You don’t have to accept your current situation for acceptance’s sake. There’s no award for putting up with something you hate. Confidence is also required to make changes that are scary, even if they’re for the better. Plus, it may be an easier fix than you thought. For example, treating varicose veins doesn’t have to involve surgery — sometimes simple compression stockings will take care of the problem.[7]

7. Realize That Everyone Has Awkward Moments

Everyone has said something awkward to someone else and lived to tell the tale. We’ve all forgotten somebody’s name or said, “You too!” when the concession stand girl says to enjoy our movie. Not only are these things uber-common, but they’re not nearly as embarrassing as you feel they are.

Think about how you react when someone else does something awkward. Do you think, “Wow, that person’s such a loser!” or do you think, “What a relief, I’m not the only one who does that.” Chances are good that’s the same reaction others have to you when you stumble.

Remember, self-consciousness is a state of mind that you have control over. You don’t have to feel this way. Do what you need to in order to build your confidence, put your self-consciousness in perspective, and start exercising your “I feel awesome about myself” muscle. It’ll get easier with time.

When Is Being Self-Conscious a Good Thing?

Self-consciousness can sometimes be a good thing[8], but you have to take the awkwardness and nerves out of it.

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In this case, “self-aware” is a much better term. Knowing how you come off to people is an excellent trait; you’ll be able to read a room and understand how what you do and say affects others. These are fantastic skills for people work and personal relationships.

Self-awareness helps you dress appropriately for the occasion, tells you that you’re talking too loud or not loud enough, and guides a conversation so you don’t offend or bore anyone.

It’s not about being someone you’re not — that can actually have adverse effects, just like self-consciousness. Instead, it’s about turning up certain aspects of yourself to perform well in the situation.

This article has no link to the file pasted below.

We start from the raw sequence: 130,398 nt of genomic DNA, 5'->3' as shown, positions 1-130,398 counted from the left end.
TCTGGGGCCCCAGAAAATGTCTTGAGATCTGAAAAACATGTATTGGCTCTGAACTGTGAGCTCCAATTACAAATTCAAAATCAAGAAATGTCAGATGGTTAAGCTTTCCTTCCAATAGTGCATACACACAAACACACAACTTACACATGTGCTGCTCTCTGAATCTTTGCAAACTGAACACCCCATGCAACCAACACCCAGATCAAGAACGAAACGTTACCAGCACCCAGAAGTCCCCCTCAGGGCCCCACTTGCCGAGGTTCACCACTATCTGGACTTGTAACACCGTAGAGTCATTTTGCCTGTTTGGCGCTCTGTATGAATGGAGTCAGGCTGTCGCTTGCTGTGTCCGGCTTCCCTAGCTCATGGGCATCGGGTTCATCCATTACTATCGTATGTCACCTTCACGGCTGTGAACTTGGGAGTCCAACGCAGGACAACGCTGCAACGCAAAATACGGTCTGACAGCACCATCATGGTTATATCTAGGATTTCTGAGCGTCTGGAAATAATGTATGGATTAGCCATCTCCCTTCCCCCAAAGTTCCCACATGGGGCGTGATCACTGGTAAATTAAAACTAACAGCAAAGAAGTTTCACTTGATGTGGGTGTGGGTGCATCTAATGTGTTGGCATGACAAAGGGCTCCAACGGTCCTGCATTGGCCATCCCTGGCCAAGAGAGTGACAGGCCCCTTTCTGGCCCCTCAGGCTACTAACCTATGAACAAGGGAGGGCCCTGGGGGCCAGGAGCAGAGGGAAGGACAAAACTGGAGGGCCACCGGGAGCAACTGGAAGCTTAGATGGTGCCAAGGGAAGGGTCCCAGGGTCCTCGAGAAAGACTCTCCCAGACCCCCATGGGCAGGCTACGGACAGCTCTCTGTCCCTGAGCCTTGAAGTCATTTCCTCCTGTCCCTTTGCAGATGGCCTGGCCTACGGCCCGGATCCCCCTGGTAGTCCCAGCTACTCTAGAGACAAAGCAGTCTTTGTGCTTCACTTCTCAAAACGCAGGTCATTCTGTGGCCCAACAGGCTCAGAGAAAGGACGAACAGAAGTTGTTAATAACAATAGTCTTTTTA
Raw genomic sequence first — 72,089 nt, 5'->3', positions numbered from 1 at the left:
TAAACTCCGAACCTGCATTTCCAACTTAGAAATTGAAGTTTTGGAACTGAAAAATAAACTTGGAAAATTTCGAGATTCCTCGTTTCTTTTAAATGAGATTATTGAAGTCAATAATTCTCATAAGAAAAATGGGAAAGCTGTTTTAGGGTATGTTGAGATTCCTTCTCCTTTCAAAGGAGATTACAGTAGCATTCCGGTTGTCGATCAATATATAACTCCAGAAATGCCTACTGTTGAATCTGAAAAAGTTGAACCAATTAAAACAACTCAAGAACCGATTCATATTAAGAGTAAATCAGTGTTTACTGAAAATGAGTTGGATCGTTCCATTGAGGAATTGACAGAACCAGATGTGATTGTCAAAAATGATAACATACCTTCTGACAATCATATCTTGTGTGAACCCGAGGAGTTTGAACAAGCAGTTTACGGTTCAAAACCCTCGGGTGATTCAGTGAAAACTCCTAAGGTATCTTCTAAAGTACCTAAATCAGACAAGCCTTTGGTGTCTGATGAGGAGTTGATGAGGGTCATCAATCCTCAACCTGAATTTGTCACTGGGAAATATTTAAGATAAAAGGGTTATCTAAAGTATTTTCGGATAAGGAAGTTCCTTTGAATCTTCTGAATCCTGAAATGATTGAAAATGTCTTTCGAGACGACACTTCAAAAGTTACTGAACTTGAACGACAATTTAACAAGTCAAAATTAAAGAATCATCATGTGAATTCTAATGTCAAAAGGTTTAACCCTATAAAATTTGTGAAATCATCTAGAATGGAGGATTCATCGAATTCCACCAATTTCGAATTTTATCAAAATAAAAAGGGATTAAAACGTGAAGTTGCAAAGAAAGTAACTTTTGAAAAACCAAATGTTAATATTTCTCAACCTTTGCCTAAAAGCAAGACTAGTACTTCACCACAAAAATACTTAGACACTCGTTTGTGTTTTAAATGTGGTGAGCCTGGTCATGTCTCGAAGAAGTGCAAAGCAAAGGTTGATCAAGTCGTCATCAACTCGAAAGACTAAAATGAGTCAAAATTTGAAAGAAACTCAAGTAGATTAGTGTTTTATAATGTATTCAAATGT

Final Thoughts

When you’re self-conscious, you’re constantly battling with yourself in an effort to control how other people view you. You try to change yourself to suit what you think other people want to see.

The truth, though, is that you can’t actually control how other people view you — and you may not even be correct about how they view you in the first place.

Being confident doesn’t happen overnight. Instead, it happens in small steps as you slowly build your confidence and say “no” to your self-consciousness. It also requires accepting that you’re going to feel self-conscious sometimes, and that’s okay.

Sometimes worrying that there is a problem can be more stressful than the problem itself. Feeling bad for feeling self-conscious can be more troublesome than simply feeling it and getting on with the day.

Forgive yourself for being human and make the small changes that will lead to better confidence in the future.

More Tips for Improving Your Self-Esteem

Featured photo credit: Cata via unsplash.com

Reference

[1] Merriam-Webster: Self-conscious
[2] Bustle: 7 Tips On How To Stop Feeling Self-Conscious
[3] Marc and Angel: 10 Things to Remember When You Feel Unsure of Yourself
[4] Bostitch: How to Protect Small Businesses From Burnout
[5] Psychology Today: Self-conscious? Get Over It
[6] Wake Forest University: Embracing Holistic Medicine
[7] Center for Vein Restoration: What Causes Venous Ulcers, and How Are They Treated?
[8] Scientific American: The Pros and Cons of Being Self-Aware